Upcoming Opportunities

Not a Toolkit: Thinking With, Through, and Against Whiteness
[October 6, 2021 | 7pm ET] Three White members of an educator collective, formed around antiracist education and critical Whiteness studies, share their experiences and insight. “As a group, we talk, think, create, and denaturalize the ways that we are educated by and through whiteness—within our group and with others in our institutions and fields of practice. We have a shared commitment to doing this work with each other as a durational practice that allows us to create collaborative projects, revisit ideas, and hold each other accountable over time. We call ourselves ‘Not a Toolkit’ as a way of troubleshooting the one-off training, the objective-driven and quick-fix workshop, and the Diversity, Equity, and Inclusion (DEI) professional development model aimed at checking off boxes and responding to urgent news cycles around racist violence. Rooted in long-term, embodied, sloggy, and uncomfortable engagements with Whiteness, we will describe a messy history of doing this work and offer creative prompts for thinking with, through, and against Whiteness within each of our specific, non-replicable classroom communities.”
Organizing Student Art Exhibits for Maximum Success
[November 3, 2021 | 7pm ET] Presenting is one of the four processes (Creating, Presenting, Responding, Connecting) in the National Core Arts Standards and is described as “interpreting and sharing artistic work.” Exhibiting student artwork is an extremely important and exciting part of the artmaking process. For visual arts educators, however, exhibitions can be overwhelming and intimidating—especially with the new demands of our changing world. Join us to learn fresh ideas for creating successful exhibits that are easier for you and even more rewarding and engaging for your learners and your community.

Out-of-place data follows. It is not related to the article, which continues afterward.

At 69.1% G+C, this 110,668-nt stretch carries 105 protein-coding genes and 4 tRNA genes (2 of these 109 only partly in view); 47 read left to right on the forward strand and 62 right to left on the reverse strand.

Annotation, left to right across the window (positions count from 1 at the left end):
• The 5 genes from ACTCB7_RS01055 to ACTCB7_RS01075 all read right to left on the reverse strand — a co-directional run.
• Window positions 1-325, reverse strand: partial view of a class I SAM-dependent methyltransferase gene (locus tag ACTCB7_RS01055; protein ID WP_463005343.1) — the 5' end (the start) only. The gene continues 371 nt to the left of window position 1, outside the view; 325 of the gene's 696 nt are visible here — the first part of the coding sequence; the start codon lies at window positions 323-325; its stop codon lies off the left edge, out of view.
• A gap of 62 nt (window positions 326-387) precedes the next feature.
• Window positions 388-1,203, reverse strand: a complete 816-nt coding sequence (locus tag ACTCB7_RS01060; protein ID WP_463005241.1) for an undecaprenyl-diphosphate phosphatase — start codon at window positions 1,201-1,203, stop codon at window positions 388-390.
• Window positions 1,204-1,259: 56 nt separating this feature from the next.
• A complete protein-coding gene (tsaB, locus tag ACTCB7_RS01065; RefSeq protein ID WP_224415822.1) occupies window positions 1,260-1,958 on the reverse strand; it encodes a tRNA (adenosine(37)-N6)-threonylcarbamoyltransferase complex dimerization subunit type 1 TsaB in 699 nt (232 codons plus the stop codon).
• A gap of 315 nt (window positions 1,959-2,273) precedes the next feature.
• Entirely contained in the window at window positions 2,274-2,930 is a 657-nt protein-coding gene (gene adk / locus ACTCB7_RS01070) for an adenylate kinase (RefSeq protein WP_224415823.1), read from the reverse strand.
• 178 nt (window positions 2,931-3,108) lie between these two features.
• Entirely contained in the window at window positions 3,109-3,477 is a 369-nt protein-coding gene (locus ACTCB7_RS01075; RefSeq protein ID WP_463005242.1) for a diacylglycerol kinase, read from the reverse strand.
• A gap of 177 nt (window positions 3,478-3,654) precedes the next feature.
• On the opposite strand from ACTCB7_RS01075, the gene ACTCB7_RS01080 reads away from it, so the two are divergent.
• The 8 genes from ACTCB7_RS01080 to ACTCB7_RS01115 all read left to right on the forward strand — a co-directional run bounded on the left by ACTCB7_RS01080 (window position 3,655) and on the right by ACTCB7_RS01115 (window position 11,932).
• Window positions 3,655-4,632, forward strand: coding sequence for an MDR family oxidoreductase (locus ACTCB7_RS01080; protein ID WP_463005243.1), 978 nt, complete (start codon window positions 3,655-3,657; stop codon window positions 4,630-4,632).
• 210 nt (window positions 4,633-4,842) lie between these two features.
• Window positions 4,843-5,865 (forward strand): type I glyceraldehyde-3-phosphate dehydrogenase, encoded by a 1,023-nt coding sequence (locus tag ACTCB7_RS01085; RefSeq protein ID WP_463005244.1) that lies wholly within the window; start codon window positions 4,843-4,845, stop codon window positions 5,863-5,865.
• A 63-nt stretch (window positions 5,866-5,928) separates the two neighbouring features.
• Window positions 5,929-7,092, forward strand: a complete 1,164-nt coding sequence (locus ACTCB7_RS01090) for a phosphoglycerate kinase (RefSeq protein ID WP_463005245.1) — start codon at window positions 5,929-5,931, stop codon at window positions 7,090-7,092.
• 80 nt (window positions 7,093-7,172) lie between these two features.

Engage Your Students Through 3D Design
[December 1, 2021 | 7pm ET] Develop your 3D design program and engage students of all learning styles! This webinar features presenters from elementary, middle, and secondary visual arts programs who will share methods and strategies for including sculpture in your visual arts curriculum. Learn from experienced teachers who use sculpture to add breadth to their curriculum and connect to contemporary artists and concepts.
SEL Practices: Self-Care for Your Students and YOU
[January 5, 2022 | 7pm ET] Social–emotional learning provides a foundation for safe, positive learning and enhances students’ ability to succeed in school, careers, and life. Join Melissa Hronkin in this insightful webinar to learn mindful breathing, chair yoga, and other techniques that you can share with students and colleagues to help foster a culture of self-care in and out of the art room.
Connecting With English Language Learners in the Visual Arts Classroom
[February 2, 2022 | 7pm ET] In second language acquisition, the integration of visual arts provides differentiated learning, bolsters confidence, and encourages students to appreciate their own cultures and heritages through experiential learning in a brave space. Discover how storytelling through individual journeys can help to empower English Language Learner (ELL) students and help them connect to personal identity.